Preference share funding structures contemplate the subscription by a funder for preference shares in the share capital of a company with a pre-agreed dividend rate (often linked to a prevailing interest rate) and capital redemption profile. These types of funding structures are often preferred by banks and other financial institutions because dividends received by certain holders, including banks and other juristic persons, are exempt from income tax. Interest on loans, on the other hand, is taxable in the hands of the recipient and often cannot be deducted from the income of the borrower.
The provisions of the Companies Act and Income Tax Act need to be considered in the context of the outcome which the company wishes to achieve before a company settles the terms of a preference share funding structure. What follows is a brief overview of, and practical guide to, the application of the Companies Act and Income Tax Act provisions relevant to preference share funding structures.
1.1 The existing share capital structure and memorandum of incorporation (MOI) of the company should be reviewed at the start of the preference share structuring process to determine whether it is necessary to increase the authorised share capital of the company in order to create the class of preference shares required for purposes of the funding venture and whether the MOI prescribes compliance with certain formalities prior to such increase being undertaken.
1.2 A share capital increase amounts to an amendment of the company’s MOI and needs to be authorised by the directors and shareholders of the company in accordance with s36(1)(d), read with s16(1)(c)(i), of the Companies Act. The amendment needs to be registered with the Companies and Intellectual Property Commission, which process can take between two to four weeks and in some instances, even longer.
1.3 It is recommended that this process be undertaken at the start of the structuring process to ensure that the shares are in existence by the time the preference share subscription agreement, preference share terms and related security documents have been negotiated and signed.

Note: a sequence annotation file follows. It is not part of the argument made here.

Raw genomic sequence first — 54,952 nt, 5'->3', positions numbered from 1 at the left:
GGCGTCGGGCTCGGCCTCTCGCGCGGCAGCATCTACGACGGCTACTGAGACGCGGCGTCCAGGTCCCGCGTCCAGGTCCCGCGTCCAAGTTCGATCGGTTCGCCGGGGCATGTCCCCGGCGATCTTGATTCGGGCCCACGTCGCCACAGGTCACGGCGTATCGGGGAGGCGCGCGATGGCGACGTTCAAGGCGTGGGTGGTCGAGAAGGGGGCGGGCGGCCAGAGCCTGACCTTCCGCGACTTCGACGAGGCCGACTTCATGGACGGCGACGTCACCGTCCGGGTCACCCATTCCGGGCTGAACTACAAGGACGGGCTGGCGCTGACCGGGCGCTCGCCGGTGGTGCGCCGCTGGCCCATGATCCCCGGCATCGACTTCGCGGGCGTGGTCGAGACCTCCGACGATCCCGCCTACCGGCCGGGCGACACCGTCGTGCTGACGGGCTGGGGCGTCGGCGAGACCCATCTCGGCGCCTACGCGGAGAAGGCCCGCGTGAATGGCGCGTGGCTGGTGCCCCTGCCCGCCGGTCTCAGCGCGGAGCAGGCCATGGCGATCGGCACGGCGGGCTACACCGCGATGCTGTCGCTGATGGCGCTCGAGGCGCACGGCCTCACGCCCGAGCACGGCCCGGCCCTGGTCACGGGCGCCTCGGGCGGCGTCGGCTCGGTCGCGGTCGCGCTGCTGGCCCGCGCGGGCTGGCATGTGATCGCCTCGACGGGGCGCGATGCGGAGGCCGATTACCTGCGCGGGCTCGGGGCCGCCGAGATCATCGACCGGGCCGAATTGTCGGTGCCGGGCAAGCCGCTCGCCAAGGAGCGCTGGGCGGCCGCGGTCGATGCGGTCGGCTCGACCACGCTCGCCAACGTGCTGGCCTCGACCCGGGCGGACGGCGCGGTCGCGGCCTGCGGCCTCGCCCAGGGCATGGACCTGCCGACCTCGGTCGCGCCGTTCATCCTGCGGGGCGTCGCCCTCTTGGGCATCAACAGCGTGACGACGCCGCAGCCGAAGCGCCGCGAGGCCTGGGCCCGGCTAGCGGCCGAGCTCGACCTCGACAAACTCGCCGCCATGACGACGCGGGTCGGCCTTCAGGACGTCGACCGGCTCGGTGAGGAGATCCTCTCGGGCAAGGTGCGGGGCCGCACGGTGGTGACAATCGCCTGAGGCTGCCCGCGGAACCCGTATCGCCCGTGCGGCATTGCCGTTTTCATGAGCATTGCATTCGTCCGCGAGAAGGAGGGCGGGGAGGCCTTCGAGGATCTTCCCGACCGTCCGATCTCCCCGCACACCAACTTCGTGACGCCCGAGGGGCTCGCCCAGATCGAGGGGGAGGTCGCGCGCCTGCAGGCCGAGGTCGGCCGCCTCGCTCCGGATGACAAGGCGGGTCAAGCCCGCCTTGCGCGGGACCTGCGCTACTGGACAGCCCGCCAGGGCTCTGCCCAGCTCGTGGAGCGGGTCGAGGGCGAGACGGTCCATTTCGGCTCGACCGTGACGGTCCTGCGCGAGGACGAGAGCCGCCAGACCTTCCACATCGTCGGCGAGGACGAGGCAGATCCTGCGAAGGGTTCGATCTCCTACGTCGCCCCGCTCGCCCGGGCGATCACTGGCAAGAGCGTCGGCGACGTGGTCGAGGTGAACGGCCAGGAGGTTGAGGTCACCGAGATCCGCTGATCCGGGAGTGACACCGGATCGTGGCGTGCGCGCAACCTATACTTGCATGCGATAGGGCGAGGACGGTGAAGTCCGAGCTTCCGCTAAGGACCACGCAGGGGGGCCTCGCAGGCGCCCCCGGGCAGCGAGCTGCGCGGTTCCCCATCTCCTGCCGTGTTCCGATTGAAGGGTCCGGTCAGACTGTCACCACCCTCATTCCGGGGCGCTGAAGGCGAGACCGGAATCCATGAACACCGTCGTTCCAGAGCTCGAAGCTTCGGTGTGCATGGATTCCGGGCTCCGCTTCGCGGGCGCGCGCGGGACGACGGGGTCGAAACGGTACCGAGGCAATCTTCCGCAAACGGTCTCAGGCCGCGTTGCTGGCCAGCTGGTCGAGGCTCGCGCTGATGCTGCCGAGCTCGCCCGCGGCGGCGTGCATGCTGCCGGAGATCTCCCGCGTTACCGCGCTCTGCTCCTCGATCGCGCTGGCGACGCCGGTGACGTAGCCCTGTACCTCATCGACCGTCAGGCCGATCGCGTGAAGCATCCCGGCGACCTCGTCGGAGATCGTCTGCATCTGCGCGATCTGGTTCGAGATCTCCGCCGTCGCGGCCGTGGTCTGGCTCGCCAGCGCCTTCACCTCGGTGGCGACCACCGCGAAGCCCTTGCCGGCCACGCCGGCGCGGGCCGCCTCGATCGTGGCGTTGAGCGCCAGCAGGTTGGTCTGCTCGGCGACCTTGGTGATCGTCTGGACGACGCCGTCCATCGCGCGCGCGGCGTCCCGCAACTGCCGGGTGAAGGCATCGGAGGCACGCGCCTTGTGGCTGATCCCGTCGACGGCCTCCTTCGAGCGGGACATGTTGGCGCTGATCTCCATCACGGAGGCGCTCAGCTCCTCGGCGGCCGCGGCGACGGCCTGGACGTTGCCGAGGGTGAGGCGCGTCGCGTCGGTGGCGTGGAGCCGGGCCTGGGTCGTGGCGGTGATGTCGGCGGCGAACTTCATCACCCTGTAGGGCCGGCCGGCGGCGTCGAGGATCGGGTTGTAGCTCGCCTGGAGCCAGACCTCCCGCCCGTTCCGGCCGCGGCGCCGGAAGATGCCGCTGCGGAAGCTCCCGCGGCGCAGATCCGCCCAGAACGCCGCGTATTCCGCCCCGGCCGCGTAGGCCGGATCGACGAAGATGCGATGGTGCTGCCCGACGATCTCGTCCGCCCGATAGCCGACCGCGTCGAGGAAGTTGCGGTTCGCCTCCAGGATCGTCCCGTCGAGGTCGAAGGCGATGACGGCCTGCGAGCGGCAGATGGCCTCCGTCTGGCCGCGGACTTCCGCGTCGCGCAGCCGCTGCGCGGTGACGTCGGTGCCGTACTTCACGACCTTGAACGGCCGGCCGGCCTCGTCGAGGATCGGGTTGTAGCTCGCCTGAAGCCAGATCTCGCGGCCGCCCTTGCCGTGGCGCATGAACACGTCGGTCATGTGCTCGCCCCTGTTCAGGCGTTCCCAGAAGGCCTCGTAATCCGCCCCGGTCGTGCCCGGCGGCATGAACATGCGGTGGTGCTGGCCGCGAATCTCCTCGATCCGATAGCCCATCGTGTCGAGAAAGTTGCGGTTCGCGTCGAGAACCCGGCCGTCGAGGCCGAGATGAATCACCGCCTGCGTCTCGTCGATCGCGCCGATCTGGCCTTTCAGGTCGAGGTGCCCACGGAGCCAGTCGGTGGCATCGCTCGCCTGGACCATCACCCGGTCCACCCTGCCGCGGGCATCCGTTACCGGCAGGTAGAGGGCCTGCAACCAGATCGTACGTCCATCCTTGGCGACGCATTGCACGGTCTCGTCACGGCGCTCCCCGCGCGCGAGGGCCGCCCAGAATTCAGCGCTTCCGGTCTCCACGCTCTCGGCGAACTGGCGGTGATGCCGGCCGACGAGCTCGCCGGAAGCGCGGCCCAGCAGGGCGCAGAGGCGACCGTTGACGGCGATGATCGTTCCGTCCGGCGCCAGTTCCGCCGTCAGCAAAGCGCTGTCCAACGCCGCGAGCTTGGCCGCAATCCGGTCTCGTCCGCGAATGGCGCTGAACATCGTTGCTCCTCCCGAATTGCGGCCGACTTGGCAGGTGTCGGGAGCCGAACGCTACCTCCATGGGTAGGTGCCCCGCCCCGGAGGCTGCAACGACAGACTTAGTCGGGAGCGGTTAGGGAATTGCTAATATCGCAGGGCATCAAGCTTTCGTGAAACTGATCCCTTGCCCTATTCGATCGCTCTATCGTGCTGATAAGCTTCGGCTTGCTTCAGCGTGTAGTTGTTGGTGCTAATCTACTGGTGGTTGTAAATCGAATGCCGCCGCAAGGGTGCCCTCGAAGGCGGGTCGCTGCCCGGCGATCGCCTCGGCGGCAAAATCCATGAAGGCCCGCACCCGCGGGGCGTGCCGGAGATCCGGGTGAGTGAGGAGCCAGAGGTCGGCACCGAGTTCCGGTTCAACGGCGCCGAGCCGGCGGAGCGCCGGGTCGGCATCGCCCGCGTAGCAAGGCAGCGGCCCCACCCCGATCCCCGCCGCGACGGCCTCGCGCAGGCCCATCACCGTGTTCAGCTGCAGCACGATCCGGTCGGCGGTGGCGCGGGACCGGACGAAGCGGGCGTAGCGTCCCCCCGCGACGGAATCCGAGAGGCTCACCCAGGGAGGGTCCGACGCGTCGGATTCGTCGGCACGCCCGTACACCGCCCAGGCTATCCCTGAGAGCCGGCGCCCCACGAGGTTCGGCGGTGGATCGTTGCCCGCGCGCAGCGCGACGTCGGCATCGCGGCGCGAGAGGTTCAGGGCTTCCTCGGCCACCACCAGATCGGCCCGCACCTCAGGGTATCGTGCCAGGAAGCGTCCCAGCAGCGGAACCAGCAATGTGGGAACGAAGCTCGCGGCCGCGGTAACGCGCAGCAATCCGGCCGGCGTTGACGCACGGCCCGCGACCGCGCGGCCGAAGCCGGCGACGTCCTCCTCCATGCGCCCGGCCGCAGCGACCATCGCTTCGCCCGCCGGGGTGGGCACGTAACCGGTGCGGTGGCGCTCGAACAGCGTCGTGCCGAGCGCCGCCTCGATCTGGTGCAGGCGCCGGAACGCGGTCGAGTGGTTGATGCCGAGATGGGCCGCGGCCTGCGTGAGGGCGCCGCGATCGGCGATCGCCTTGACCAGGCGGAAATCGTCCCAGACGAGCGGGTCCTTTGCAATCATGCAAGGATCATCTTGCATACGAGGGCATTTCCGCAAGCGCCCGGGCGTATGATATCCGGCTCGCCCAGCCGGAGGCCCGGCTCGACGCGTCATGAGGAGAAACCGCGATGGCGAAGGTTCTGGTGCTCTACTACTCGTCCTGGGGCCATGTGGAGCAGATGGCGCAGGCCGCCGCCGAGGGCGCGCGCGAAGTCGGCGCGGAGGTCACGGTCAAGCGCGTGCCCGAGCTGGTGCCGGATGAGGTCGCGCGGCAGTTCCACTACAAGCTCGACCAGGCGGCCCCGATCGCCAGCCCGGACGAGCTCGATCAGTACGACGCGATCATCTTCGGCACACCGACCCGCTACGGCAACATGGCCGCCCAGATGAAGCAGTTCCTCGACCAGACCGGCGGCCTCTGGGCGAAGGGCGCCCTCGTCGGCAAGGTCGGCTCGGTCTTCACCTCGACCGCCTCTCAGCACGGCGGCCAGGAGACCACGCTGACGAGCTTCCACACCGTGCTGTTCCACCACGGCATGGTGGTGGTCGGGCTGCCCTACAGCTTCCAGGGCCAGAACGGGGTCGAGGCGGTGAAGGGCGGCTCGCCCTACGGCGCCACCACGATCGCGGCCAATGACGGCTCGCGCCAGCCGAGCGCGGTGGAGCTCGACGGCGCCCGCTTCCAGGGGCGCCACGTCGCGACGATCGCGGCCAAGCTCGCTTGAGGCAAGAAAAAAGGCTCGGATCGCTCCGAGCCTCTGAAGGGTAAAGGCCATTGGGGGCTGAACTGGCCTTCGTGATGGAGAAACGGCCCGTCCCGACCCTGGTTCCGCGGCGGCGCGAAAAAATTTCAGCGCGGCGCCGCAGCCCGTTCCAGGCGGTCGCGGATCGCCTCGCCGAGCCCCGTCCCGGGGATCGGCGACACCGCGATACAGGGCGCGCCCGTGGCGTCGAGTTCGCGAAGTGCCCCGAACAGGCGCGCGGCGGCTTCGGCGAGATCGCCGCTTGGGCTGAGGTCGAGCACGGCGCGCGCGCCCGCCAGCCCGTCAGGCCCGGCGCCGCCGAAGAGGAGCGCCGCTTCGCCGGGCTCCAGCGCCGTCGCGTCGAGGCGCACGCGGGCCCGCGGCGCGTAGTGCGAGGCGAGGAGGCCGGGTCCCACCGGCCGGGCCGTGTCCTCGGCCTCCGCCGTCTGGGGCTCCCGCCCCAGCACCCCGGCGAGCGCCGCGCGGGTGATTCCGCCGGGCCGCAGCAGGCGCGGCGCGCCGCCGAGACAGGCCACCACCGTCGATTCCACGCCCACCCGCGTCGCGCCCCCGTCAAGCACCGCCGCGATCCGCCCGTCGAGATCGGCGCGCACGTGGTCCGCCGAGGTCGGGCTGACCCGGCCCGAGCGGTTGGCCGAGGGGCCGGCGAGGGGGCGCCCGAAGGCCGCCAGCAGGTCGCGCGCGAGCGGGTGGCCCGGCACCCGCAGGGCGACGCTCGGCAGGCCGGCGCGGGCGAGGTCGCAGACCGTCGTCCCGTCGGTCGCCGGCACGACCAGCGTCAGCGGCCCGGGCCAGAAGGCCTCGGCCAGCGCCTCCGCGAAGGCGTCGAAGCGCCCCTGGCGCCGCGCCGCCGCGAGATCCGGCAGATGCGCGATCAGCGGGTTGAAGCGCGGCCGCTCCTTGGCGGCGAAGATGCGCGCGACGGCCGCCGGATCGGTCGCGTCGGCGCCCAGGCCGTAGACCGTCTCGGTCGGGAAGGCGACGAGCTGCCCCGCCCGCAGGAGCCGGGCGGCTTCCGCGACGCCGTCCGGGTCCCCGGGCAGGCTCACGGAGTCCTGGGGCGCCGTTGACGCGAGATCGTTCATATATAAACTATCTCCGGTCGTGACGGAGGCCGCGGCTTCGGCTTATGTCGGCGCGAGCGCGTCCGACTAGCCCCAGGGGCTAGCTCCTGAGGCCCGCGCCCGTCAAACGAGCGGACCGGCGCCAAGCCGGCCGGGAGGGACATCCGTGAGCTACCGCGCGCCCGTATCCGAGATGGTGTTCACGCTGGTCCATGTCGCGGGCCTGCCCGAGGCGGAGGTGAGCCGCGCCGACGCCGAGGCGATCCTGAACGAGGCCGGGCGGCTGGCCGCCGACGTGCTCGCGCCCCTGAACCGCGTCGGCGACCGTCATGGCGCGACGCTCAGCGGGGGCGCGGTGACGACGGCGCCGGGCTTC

1.4 It is therefore best to create a class of unspecified shares, the preference, rights, limitations and other terms of which are to be specified by the board of directors, and approved by the shareholders if required by the company’s MOI, once the preference share terms have been agreed.
2. Type of Preference Shares
The types of preference shares available to companies wishing to establish a preference share funding structure can be categorised according to the different obligations, rights and entitlements attaching to them.
The nature of the obligations, rights and entitlements will depend on the type of funding structure that the company wishes to establish. Preference shares can therefore be categorised into the following main types:
2.1 Participating vs Non-Participating: participating preference shares entitle the holder thereof to the surplus assets and profits of the company once all shareholders have been paid their dues while non-participating preference shares do not.
2.2 Cumulative vs Non-Cumulative: preference shares usually entitle the holder thereof to a preferential dividend payable on a specified dividend payment date. If the company does not declare a preferential dividend on the dividend payment date, a cumulative preference share will entitle the holder thereof to an accrued dividend which will be carried over to the next dividend payment date. The cumulative dividend must usually be settled before any further dividends, whether ordinary or preferential, are paid. The holder of a non-cumulative dividend will not be entitled to such an accrual and will lose the right to receive a dividend if the company does not declare a dividend on that dividend payment date.
2.3 Convertible vs Non-Convertible: convertible preference shares entitle the holder thereof to the right to convert the preference shares to ordinary shares in the share capital of the company on predetermined terms while non-convertible preference shares do not. Upon conversion, the preference shareholder will lose its preferential rights and will have the same rights as the holders of the class of shares into which the preference shares have been converted.
2.4 Redeemable vs Non-Redeemable: redeemable preference shares can be redeemed by the company either on a specified date or over a period of time. Upon redemption, the company will be required to pay all distributions which have accrued to the holder thereof and all other amounts owed to such holder. Such redemption will be undertaken in accordance with s46 of the Companies Act.
3.1 Section 8E(2) of the Income Tax Act provides that dividends received in respect of a preference share will be deemed to be income in the hands of the recipient, ie the holder of the preference share, if the preference share constitutes a “hybrid equity instrument”.
3.2 Section 8E(1) defines a “hybrid equity instrument” as, among other things, a preference share which is secured by a financial instrument or is subject to a financial instrument which cannot be disposed of, unless the preference share was issued for a “qualifying purpose”. This means that the subscription proceeds which are received by or accrued to the issuer of the preference shares must be applied for one or more “qualifying purpose(s)”, as defined in s8EA of the Income Tax Act.